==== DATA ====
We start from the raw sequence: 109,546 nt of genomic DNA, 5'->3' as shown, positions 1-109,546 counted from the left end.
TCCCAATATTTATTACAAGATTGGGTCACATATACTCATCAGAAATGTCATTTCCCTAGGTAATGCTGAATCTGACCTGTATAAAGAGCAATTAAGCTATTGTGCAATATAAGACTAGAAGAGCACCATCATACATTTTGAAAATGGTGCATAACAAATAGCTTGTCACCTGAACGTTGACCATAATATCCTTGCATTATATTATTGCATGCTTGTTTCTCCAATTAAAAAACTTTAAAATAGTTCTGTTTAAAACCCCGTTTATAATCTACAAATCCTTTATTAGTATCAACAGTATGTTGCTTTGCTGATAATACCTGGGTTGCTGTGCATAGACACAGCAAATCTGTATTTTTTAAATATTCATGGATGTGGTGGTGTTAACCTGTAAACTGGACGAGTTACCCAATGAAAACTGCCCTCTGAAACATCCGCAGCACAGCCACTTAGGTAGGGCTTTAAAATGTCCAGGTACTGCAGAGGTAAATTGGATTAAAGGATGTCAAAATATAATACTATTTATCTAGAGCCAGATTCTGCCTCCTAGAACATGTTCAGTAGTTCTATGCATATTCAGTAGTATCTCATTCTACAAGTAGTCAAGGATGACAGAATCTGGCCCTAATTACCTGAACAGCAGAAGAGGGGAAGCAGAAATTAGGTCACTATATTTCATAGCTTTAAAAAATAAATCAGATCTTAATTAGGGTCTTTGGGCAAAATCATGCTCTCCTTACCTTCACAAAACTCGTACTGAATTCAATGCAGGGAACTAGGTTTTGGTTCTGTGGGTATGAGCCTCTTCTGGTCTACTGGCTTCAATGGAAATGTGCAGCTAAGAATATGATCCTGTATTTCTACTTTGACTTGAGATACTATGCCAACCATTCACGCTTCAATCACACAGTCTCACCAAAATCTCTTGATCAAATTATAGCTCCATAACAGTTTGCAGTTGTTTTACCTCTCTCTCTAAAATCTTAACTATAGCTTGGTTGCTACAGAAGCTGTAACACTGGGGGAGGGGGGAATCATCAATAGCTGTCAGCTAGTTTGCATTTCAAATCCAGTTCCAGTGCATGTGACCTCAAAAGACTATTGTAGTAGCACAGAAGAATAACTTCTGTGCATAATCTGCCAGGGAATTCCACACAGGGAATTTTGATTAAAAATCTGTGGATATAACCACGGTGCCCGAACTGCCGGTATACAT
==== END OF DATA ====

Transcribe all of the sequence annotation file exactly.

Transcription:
We start from the raw sequence: 109,546 nt of genomic DNA, 5'->3' as shown, positions 1-109,546 counted from the left end.
TCCCAATATTTATTACAAGATTGGGTCACATATACTCATCAGAAATGTCATTTCCCTAGGTAATGCTGAATCTGACCTGTATAAAGAGCAATTAAGCTATTGTGCAATATAAGACTAGAAGAGCACCATCATACATTTTGAAAATGGTGCATAACAAATAGCTTGTCACCTGAACGTTGACCATAATATCCTTGCATTATATTATTGCATGCTTGTTTCTCCAATTAAAAAACTTTAAAATAGTTCTGTTTAAAACCCCGTTTATAATCTACAAATCCTTTATTAGTATCAACAGTATGTTGCTTTGCTGATAATACCTGGGTTGCTGTGCATAGACACAGCAAATCTGTATTTTTTAAATATTCATGGATGTGGTGGTGTTAACCTGTAAACTGGACGAGTTACCCAATGAAAACTGCCCTCTGAAACATCCGCAGCACAGCCACTTAGGTAGGGCTTTAAAATGTCCAGGTACTGCAGAGGTAAATTGGATTAAAGGATGTCAAAATATAATACTATTTATCTAGAGCCAGATTCTGCCTCCTAGAACATGTTCAGTAGTTCTATGCATATTCAGTAGTATCTCATTCTACAAGTAGTCAAGGATGACAGAATCTGGCCCTAATTACCTGAACAGCAGAAGAGGGGAAGCAGAAATTAGGTCACTATATTTCATAGCTTTAAAAAATAAATCAGATCTTAATTAGGGTCTTTGGGCAAAATCATGCTCTCCTTACCTTCACAAAACTCGTACTGAATTCAATGCAGGGAACTAGGTTTTGGTTCTGTGGGTATGAGCCTCTTCTGGTCTACTGGCTTCAATGGAAATGTGCAGCTAAGAATATGATCCTGTATTTCTACTTTGACTTGAGATACTATGCCAACCATTCACGCTTCAATCACACAGTCTCACCAAAATCTCTTGATCAAATTATAGCTCCATAACAGTTTGCAGTTGTTTTACCTCTCTCTCTAAAATCTTAACTATAGCTTGGTTGCTACAGAAGCTGTAACACTGGGGGAGGGGGGAATCATCAATAGCTGTCAGCTAGTTTGCATTTCAAATCCAGTTCCAGTGCATGTGACCTCAAAAGACTATTGTAGTAGCACAGAAGAATAACTTCTGTGCATAATCTGCCAGGGAATTCCACACAGGGAATTTTGATTAAAAATCTGTGGATATAACCACGGTGCCCGAACTGCCGGTATACAT